We have recently emerged from a rebranding exercise in the office. Overnight, a transformation occurred: from the replacement of letterhead paper and the launch of a new website to receiving a collectible umbrella in a choice of two colours (red or blue) branded mugs, pens, pencils, post-it notes and mouse mats. Each item is emblazoned with the BDB logo, predominantly in navy blue.
Although with any change comes an element of scepticism, in the main the rebrand has been embraced and there is good reason for that. The rebrand hasn’t been just for the sake of it. Instead, it has been prepared for and working in the background for many months. Although it may not have been obvious on a physical or visible level, the foundations were being laid – not just for a change of logo, but for a change in the way the firm works internally and with clients, how it is perceived, the standards it values and the behaviours it encourages. Only once that had been achieved did the brand manifest itself and appear to the world at large.
I have little doubt that the whole exercise was expensive, and, in part, the product of many hours of meetings unintelligible to those not fluent in PR and management speak, but I think it has been worth it. On day one, there was a genuine lift in the office as the dishwasher filled with identical mugs and desks were decorated with pens and colourful mouse mats. Across each floor, security passes are now worn with pride, like Olympic medals, around the neck on freshly branded lanyards. There has also been positive feedback from clients who were reminded that it was still the same firm that they know and cherish, but with a whole new look. A bit like Sharon Osborne after surgery – a little less dowdy with a new waist and wardrobe.
But not all rebrands have been so successful. The most famous example of recent years was the launch of Consignia, formerly (and subsequently) known as the Post Office Group. The problem was that there were three parts to the group: post offices, Royal Mail and Parcel Force. Did anyone know (or care) which one provided which service? And would a new name really change that? Described at the time by one business commentator as “the most ruinous decision since the biblical scam that saw Esau swap his birthright for a bowl of stew”, the exercise did not meet the expectations of its originators. One of the problems the Post Office had was its history, its place in the community and – good and bad – its reputation. The problem was, by forcing the consumer to make this paradigm shift in logic, the baby was thrown out with the bathwater.
There have been some success stories, I am sure, but they are simply not memorable. Opal Fruits will never be Starburst to my generation; Marathon bars still look the same (if smaller) but are called, oddly, Snickers. And in 1999, mothers’ favourite the Oil of Ulay became the Oil of Olay causing confusion to many kids and dads searching around Boots in the run up to Mothers’ Day. You might be interested to know that it was the Oil of Ulan in Australia and variously the Oils of Ulag and Ulaz around the world. In Hong Kong it went by the Oil of Ulan (as Ulay sounds very close to a Cantonese expletive, apparently).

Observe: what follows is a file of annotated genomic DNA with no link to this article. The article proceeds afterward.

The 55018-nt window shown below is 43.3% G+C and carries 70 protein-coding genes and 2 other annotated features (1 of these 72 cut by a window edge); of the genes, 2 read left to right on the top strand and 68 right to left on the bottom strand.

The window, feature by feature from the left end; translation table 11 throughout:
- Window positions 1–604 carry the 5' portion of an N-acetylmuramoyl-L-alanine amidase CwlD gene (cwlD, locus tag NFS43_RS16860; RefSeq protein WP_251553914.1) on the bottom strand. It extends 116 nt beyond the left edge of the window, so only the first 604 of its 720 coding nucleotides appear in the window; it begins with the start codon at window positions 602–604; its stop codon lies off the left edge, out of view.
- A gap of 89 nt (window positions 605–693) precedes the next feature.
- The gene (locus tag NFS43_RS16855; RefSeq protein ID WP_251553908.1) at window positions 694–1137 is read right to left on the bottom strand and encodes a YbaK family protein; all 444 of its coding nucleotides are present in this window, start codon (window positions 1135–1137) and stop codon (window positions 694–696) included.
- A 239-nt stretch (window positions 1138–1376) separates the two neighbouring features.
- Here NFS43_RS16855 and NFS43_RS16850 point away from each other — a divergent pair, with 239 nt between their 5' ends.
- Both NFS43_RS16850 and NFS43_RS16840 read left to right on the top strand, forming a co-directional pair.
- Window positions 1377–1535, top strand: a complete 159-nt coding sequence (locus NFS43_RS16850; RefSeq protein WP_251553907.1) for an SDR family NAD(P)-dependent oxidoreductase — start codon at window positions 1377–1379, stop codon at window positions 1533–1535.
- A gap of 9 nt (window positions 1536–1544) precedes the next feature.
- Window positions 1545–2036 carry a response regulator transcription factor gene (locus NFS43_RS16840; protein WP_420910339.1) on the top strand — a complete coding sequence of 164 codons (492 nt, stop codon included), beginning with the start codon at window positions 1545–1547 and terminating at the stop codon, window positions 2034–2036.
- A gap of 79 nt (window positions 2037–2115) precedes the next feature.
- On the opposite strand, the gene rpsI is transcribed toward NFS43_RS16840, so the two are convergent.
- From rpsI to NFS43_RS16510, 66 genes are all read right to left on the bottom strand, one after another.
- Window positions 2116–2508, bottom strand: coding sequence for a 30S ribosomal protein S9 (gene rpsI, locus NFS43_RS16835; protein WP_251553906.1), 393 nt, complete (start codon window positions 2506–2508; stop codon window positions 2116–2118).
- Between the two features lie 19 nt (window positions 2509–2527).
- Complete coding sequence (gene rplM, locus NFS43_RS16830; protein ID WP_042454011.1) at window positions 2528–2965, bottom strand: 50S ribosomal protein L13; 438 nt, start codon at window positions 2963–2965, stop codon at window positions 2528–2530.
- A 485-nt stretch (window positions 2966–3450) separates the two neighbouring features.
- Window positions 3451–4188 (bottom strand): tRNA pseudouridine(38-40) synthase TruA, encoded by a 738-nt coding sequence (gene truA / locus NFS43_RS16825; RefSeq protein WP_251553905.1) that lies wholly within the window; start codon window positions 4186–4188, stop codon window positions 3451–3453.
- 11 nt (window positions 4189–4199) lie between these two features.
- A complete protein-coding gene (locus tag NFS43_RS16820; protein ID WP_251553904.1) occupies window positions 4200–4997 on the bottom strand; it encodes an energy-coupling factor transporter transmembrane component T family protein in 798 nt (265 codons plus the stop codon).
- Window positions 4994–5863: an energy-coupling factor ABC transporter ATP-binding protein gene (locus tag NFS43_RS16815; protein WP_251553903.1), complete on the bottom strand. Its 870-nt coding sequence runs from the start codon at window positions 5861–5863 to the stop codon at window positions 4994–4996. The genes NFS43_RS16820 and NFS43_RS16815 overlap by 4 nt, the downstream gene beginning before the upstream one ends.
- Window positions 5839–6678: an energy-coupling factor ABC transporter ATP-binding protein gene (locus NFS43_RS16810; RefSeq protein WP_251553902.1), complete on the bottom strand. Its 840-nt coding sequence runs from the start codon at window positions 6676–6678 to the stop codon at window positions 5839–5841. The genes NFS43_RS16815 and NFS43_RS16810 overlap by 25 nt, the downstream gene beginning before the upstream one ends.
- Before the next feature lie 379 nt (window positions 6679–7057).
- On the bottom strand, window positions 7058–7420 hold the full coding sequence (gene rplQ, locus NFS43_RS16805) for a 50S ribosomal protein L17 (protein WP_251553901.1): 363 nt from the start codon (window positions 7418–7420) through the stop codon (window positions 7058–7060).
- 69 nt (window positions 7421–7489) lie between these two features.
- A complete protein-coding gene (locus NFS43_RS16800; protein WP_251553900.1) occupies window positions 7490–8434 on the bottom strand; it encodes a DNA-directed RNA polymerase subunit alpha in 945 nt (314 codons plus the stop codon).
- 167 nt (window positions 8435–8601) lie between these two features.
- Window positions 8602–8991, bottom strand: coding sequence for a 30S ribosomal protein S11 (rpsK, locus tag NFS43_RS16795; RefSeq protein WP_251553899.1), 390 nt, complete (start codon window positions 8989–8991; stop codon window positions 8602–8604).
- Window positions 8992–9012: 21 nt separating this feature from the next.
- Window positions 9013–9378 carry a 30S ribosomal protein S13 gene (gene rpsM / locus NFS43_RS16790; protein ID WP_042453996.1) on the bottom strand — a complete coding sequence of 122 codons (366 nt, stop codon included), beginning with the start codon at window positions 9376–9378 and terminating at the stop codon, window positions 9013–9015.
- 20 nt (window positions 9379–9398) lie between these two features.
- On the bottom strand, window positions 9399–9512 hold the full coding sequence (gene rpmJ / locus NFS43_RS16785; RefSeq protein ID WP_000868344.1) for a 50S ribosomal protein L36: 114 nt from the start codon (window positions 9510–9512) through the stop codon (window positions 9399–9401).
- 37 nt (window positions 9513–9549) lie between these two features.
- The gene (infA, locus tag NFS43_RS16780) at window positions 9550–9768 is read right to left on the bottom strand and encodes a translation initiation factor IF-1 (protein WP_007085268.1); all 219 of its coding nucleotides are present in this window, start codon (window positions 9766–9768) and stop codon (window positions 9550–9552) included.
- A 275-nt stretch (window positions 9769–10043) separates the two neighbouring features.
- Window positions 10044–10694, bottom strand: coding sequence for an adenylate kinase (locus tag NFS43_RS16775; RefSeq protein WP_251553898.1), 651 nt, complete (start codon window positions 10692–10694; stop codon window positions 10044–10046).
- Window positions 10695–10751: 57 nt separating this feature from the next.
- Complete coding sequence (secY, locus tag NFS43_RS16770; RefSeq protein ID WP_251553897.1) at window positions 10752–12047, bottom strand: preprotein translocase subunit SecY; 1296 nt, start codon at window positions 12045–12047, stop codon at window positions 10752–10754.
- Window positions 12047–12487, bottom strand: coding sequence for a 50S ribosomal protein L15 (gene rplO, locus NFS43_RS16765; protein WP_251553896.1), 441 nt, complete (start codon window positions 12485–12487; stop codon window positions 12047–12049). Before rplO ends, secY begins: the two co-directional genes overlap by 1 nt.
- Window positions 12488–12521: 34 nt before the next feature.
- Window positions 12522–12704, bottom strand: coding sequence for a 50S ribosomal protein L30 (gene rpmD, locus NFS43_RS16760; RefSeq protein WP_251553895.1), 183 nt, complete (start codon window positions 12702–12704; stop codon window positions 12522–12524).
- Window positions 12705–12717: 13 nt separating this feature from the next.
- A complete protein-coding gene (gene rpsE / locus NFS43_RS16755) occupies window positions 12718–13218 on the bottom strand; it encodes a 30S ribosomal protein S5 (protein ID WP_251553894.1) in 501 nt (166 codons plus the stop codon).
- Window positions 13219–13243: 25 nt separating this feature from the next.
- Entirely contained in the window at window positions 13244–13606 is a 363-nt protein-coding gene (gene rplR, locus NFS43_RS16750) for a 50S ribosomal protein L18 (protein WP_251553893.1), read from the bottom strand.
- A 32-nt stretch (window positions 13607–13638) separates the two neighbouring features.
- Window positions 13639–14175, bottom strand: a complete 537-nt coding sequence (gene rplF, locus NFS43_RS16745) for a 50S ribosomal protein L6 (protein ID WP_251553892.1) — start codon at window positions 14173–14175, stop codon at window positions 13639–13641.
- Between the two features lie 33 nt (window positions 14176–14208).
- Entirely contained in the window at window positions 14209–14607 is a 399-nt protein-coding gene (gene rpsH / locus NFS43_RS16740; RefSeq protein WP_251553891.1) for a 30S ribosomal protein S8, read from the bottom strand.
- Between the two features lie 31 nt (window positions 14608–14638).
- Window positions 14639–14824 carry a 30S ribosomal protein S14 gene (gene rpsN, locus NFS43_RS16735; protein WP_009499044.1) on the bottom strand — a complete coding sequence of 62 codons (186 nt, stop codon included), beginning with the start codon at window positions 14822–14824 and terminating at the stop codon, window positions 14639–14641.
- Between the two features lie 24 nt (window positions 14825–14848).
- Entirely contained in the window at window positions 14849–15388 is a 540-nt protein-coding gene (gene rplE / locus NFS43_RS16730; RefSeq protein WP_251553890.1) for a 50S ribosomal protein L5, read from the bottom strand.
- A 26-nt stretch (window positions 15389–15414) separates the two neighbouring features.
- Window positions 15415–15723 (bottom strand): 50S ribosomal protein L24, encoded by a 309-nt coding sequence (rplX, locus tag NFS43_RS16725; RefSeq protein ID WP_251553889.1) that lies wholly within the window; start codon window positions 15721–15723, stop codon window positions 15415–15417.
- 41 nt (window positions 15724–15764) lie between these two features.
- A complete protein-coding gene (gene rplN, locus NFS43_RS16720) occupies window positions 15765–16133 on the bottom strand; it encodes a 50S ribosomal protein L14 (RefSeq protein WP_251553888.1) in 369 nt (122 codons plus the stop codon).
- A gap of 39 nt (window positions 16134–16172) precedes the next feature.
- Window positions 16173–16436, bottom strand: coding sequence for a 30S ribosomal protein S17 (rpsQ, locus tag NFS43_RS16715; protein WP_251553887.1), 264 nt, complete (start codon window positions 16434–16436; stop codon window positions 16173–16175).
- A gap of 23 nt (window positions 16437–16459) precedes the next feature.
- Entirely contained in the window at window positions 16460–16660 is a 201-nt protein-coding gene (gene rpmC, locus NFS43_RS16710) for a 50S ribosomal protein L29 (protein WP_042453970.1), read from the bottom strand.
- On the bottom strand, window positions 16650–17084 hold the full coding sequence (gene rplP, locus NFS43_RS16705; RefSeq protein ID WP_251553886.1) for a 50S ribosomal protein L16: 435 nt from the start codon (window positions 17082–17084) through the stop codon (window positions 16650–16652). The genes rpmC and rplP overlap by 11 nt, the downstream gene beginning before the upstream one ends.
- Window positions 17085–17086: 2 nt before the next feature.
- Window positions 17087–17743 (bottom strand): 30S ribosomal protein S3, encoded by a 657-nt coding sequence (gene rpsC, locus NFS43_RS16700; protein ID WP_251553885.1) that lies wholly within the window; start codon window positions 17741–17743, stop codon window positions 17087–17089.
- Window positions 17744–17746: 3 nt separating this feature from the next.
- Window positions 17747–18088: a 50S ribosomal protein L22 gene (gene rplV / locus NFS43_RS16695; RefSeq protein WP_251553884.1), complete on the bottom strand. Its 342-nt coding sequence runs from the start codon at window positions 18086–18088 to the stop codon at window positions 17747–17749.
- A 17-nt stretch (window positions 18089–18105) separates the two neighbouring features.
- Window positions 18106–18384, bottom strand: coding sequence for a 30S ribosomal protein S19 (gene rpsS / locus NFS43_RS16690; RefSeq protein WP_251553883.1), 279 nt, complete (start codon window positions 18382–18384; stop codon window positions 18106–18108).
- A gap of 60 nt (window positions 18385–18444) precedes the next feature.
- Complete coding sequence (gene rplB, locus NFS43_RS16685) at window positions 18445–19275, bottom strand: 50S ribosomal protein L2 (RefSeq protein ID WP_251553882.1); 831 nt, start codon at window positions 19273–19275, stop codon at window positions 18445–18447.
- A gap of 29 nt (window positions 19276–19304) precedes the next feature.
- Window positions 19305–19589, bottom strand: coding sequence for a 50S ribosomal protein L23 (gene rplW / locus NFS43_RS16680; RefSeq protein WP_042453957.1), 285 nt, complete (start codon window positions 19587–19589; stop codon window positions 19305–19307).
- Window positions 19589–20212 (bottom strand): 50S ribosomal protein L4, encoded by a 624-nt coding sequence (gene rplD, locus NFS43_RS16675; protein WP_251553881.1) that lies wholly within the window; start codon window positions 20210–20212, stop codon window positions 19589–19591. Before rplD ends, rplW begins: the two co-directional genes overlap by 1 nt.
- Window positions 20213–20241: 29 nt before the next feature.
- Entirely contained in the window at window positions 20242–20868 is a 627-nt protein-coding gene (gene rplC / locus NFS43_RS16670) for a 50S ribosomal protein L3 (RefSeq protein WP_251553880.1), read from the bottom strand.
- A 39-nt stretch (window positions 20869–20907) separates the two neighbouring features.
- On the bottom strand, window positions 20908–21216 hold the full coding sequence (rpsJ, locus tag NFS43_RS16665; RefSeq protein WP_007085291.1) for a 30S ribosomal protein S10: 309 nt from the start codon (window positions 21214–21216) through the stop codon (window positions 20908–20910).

Then, as if it were timed to take some of the pressure from my own firm, old father Murdoch launched The Sun on Sunday. Yes, it looks the same as every other red top every other day of the week, but this one has a unique selling point: a weekly column (allegedly) written by Katie Price. The front page may as well have read ‘what phone hacking scandal?’
Bold v understated
Other recent rebrands have included legal education providers BPP and the College of Law. In a bold, courageous statement BPP elected for a lion to represent their no-nonsense approach to training solicitors to have teeth. Either that, or, taking their lead from the Wizard of Oz, adopted the same approach to branding as to their fees (put ‘em up, put ‘em up). The College of Law took a more subtle approach and now presents itself with a slick, 21st century font and neon website. Whether either of these will give them an edge in the super-competitive education market is yet to be seen, but at least we know where the money is being spent.
The best way to approach a new brand is to identify who or what you are, what you are looking to become and working to your strengths. Conservatism (with a small ‘c’) is not something to be feared. In fact, it can often be a reason why clients stick with law firms especially. Familiarity too. So, before you think about relaunching yourself or your business, stop, have a think, and ask yourself: is a Magnum just an expensive choc-ice on a stick?
This article was first published by Solicitors Journal on 13 March 2012, and is reproduced by kind permission